The library is a great place at 7.30pm in the evening, even if there aren’t any nice books in Bishan Library (probably never will, too). The noisy students have left, because noisy students don’t find it cool to hang around the library for too long; their presence is desired elsewhere. There are only adults who don’t have anywhere to go, and teenagers who have made the decision to study at the expense of a timely dinner.
And then there’s me. There I finished Angela’s Ashes by Frank McCourt.
If you haven’t read Angela’s Ashes and still intend to read the book in the near future without having anything spoiled for you, it IS a good book and you should definitely read it. The post is over for you. Same for those who don’t intend to pick up books, because I think I’d bore (and that wouldn’t do, would it).
I’m not a person given to tears – not now, anyway – yet I must admit Angela’s Ashes tested that limit time after time. Written autobiographically, one marvels at how accurate McCourt’s description actually is, given that he relates to the first twenty years of his life. Yet maybe it doesn’t matter. I guess the aim of a writer is to strike a chord with his readers, to achieve empathy, and it is all too easy to sympathise with young Frank, born poor, ridiculed, inheriting all the bad traits of a father he grew to despise. The extent of poverty and ridicule is of course more than what a “normal” Singaporean like me could ever fully empathise, but there are moments in the book where I can see myself in Frank. Frank is painfully frank honest with the readers; he describes his various masturbating and sexual exploits, for example, and also his not-too-empathetic responses to various situations (he appears apathetic at the death of his friend in the hospital), but that is where the book shines. Frank the writer is reporting as it was for Frank the ignorant youth, and in the ignorance the moments are captured. McCourt isn’t talking down at the readers in an overbooming omniscient voice, who are allowed to make their own conclusions about the people and the situation, fill in the gaps that young Frank’s ignorance left.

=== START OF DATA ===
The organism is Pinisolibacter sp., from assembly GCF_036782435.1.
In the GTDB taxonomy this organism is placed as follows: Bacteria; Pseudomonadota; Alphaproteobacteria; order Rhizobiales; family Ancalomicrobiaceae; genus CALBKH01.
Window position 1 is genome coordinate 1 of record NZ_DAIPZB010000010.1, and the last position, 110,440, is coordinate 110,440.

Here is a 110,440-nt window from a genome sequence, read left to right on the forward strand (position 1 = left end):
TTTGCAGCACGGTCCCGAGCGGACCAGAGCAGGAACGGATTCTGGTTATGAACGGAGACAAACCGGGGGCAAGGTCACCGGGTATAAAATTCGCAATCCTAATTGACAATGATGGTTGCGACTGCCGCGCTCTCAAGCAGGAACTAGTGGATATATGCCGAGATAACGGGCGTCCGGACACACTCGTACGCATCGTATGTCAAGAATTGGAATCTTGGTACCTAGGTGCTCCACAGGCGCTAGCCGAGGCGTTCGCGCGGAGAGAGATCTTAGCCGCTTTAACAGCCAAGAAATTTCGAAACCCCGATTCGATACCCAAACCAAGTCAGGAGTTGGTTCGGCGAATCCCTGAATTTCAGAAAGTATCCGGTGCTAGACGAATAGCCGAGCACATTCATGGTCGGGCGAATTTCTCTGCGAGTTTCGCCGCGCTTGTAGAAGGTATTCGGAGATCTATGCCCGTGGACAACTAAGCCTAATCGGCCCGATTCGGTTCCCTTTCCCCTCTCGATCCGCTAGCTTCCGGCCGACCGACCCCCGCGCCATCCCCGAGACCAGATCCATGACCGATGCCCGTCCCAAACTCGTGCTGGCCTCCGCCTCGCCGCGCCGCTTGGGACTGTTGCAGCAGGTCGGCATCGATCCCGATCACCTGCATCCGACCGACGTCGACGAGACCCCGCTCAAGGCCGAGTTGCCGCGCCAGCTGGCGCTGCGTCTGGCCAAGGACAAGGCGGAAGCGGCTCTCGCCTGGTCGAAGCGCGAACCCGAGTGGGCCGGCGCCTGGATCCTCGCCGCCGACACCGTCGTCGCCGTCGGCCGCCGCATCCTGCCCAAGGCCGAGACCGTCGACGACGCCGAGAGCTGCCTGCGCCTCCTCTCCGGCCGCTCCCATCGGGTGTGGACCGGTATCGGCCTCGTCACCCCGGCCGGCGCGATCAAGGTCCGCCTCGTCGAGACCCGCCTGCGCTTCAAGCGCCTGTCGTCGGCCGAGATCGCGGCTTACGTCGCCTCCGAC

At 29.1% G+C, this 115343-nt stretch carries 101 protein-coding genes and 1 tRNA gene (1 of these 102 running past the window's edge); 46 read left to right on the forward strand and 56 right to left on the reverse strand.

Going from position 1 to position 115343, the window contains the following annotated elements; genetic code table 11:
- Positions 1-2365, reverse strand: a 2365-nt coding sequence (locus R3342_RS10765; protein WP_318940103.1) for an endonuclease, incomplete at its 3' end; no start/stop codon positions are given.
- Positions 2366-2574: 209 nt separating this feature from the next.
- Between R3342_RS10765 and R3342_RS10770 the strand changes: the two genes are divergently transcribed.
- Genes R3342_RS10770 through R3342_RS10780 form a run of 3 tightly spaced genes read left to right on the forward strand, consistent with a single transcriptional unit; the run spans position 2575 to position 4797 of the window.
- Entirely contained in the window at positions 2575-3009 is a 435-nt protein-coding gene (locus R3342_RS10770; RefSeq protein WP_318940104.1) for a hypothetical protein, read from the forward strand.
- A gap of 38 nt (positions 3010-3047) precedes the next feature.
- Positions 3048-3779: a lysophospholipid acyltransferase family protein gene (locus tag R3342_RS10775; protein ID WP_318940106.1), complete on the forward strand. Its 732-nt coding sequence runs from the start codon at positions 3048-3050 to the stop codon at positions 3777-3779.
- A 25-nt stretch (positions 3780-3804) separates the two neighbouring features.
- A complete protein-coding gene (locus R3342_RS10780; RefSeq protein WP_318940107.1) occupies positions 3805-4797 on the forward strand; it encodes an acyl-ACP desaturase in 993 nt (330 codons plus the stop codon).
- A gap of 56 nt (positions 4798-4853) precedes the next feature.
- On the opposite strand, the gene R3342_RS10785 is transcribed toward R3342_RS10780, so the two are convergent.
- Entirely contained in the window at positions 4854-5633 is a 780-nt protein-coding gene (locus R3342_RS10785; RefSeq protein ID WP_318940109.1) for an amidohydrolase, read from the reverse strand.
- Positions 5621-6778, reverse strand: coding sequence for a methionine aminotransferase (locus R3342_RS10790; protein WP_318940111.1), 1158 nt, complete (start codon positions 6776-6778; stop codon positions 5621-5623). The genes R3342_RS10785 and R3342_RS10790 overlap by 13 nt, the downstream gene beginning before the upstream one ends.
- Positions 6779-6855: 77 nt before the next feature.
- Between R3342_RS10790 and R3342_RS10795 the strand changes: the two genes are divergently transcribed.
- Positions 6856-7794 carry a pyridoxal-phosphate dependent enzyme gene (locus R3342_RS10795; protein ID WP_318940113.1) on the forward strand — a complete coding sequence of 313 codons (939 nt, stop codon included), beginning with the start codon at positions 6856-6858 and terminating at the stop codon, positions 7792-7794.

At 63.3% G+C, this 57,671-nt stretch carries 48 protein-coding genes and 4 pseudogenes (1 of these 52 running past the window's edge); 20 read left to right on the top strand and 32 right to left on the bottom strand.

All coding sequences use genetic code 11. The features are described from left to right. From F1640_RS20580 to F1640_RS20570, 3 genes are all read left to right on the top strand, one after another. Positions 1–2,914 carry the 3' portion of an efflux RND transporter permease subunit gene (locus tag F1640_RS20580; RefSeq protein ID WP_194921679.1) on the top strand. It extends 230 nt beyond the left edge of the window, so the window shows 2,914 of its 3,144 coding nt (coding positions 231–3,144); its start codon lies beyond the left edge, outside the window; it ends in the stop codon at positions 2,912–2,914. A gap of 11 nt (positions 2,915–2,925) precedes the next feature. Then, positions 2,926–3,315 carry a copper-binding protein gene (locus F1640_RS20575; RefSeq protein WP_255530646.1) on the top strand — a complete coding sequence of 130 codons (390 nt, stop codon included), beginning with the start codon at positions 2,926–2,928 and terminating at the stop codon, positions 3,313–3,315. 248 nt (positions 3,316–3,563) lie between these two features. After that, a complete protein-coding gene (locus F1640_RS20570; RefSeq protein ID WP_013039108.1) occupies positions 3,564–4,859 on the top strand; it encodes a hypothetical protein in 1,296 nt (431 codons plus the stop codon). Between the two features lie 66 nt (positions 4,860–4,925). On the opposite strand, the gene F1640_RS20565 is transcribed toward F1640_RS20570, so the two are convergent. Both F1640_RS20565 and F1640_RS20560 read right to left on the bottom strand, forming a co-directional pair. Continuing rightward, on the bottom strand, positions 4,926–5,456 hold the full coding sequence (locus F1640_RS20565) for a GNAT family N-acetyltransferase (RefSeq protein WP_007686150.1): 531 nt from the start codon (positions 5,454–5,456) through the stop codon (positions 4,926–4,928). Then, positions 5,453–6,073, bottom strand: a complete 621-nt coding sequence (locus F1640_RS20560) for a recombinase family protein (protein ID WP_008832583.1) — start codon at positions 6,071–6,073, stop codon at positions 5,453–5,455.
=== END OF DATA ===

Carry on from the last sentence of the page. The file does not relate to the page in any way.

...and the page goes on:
The underlying motif that really intrigued me the most was the people’s perception of religion and Christianity. McCourt used religion to insinuate the hypocrisy of many people in the towns that Frank went to. There are the priests and nuns who preach on sacrifice and living simply while rich foods are carted to their lavish homes daily. There are the middle-class folk who go to church every week and kneel at the altar all self-righteous, though they wouldn’t spare a penny for the poor when nobody else is looking. Yet McCourt brings a heartening ending to his opinions on religion (at least where Angela’s Ashes is concerned); Frank finds a resolution to all the struggles he has faced in the first sixteen years of his life where religion and his relationship with God were concerned. Maybe it’s the resolution that all of us want to know and believe. One that would reassure us that God loves us conditionally, that not even sins can keep us away from Him eternally.
Angela’s Ashes is a simple book, really, no big concepts (though ones that are marvellously expounded on, while not managing to be over-preachy). I’d say the key to its success was Show Not Tell. One of the basic tenets that creative writers would do well to remember, but one that McCourt uses splendidly to illustrate the utter depravity of Frank’s condition. Frank himself says little about his feelings about each and every situation, yet his reactions are testament enough to the hopelessness and/or anger and/or confusion he must have felt at the time. A picture paints a thousand words, and McCourt has painted many, many pictures in this first instalment of his life. I can’t wait to read the sequels.
If you’ve read thus far, please post a comment. I haven’t written a book review in a long time.